November 7, 2022 | 13 Heshvan 5783
Beacons of Hope: Our Interreligious S/Heroes
By Rabbi Or Rose, Director of the Miller Center
Each month, we will honor an individual (or group) who inspires the bridge-building efforts of the Miller Center. Each honoree embodies the values of inclusivity, justice, and compassion in different and unique ways.
“I see each individual life represented by a single thread...
The varieties of threads create a beautiful pattern that flow through the fabric
as if on the breath of life itself.”
—Betty Ann Greenbaum Miller, Tapestry
I first met Betty Ann (of blessed memory) a few months after my arrival at Hebrew College as a young faculty person in the fall of 2002. She and a small group of pioneering students from Hebrew College and Andover Newton Theological School (our immediate neighbor for many years) helped inspire me and others to work with students, faculty, and staff to make interreligious education a distinct feature of the two schools.
Her work in philanthropy and volunteerism began many years before her arrival at Hebrew College. As an undergraduate student at Stanford University, where she received a bachelor’s degree in human biology in 1983, she helped found the quarterly magazine Surviving. This was among the first publications to address the physical and emotional issues faced by cancer survivors such as Betty Ann.
After raising two sons, Adam and Matthew, her focus turned once again to communal affairs and compassionate care. She served as a founding member of the of the advisory council for Jewish Family & Children’s Service’s Jewish Healing Connections and as a parent liaison and board member at The Rashi School. Betty Ann also pursued advanced Jewish learning at Hebrew College, first by completing the Me’ah adult education program, and then a master’s degree in Jewish Studies. She also began training in Clinical Pastoral Education (CPE) but was unable to finish her chaplaincy training due to mounting health issues.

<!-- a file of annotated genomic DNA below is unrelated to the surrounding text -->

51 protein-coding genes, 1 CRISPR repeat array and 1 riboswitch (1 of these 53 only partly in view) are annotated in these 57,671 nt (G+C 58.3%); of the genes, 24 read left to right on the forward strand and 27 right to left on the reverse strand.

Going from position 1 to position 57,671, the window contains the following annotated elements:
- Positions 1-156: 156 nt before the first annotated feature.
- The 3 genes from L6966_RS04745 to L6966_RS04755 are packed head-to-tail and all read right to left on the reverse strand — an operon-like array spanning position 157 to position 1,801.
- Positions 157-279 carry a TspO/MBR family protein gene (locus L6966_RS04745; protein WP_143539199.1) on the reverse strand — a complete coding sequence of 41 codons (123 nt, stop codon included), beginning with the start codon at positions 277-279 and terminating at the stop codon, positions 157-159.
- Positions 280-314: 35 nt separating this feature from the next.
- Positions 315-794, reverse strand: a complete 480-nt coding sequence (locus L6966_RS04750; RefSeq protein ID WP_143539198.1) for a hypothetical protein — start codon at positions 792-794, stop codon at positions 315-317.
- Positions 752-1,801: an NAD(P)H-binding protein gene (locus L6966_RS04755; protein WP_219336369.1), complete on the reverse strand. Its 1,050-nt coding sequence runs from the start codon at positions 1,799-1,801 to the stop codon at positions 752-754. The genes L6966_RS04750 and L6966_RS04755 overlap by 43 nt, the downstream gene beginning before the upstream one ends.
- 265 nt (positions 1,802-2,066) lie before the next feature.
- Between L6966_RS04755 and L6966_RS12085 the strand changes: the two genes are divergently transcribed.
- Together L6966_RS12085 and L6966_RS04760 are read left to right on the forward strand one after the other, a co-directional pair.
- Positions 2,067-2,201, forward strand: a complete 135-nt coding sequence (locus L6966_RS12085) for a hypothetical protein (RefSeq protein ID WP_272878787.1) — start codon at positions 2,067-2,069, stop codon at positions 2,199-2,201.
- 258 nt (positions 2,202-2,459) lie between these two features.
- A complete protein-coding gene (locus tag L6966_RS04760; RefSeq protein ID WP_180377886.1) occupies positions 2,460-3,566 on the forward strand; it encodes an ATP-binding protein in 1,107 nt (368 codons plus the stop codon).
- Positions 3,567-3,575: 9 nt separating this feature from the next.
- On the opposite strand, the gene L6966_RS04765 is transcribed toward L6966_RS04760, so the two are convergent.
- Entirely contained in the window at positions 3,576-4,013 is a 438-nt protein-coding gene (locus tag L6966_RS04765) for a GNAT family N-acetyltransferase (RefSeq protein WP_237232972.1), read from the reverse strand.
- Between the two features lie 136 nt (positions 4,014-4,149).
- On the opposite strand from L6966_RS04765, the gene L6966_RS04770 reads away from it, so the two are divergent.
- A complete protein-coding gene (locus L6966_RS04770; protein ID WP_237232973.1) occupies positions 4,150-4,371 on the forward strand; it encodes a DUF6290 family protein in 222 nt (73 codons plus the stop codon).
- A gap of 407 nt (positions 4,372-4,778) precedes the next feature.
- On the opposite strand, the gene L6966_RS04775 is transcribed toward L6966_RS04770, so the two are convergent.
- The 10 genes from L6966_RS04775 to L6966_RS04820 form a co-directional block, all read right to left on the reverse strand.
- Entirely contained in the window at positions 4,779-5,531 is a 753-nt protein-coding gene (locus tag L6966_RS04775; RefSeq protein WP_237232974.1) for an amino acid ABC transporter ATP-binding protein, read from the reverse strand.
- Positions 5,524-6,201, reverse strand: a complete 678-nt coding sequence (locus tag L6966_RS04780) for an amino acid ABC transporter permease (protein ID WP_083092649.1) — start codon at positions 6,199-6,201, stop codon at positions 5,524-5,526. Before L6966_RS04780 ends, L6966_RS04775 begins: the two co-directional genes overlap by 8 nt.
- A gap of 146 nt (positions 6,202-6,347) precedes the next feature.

As a founding member of Journeys on the Hill—a joint initiative of Hebrew College and Andover Newton Theological Seminary students—Betty Ann helped bring together her peers for interreligious dialogue and to develop the interpersonal skills necessary for true bridge building experiences. She led with quiet confidence, encouraging others to bring their unique gifts to this nascent venture. She was a deeply kind and caring person, who was committed to creating inclusive and equitable communities. While Betty Ann may not have been able complete her CPE training, she served as a spiritual guide to many people.
Journeys on the Hill was a forerunner to CIRCLE—the Center for Inter-religious and Communal Leadership Education—and to the Betty Ann Greenbaum Miller Center for Interreligious Learning & Leadership of Hebrew College, established in her memory in the spring of 2016 by her beloved husband of nearly 36 years, Dan Miller.
I miss Betty Ann very much and feel honored to work in a center that carries her name and builds on her pioneering interreligious efforts. Daily, we strive to manifest the values she embodied so gracefully as a leader of Journeys on the Hill and in many other settings.
May Betty Ann’s memory continue to be a source of inspiration and blessing to all who knew her and to those who learn about her life and legacy.
Sukkot & Diwali: Welcoming Celestial & Human Guests
By Rabbi Or Rose, Director of the Miller Center
This year, my family and I had the honor of hosting 15 high school fellows from the Miller Center’s Dignity Project into our sukkah. On a beautiful Sunday fall afternoon, we gathered to share a meal and explore the theme of hospitality, which is integral to this harvest holiday.
In advance of the event, I asked the students to bring something to adorn (even temporarily) the sukkah space that would also help us learn more about them. The fellows responded in thoughtful and imaginative ways, focusing on different aspects of their identities.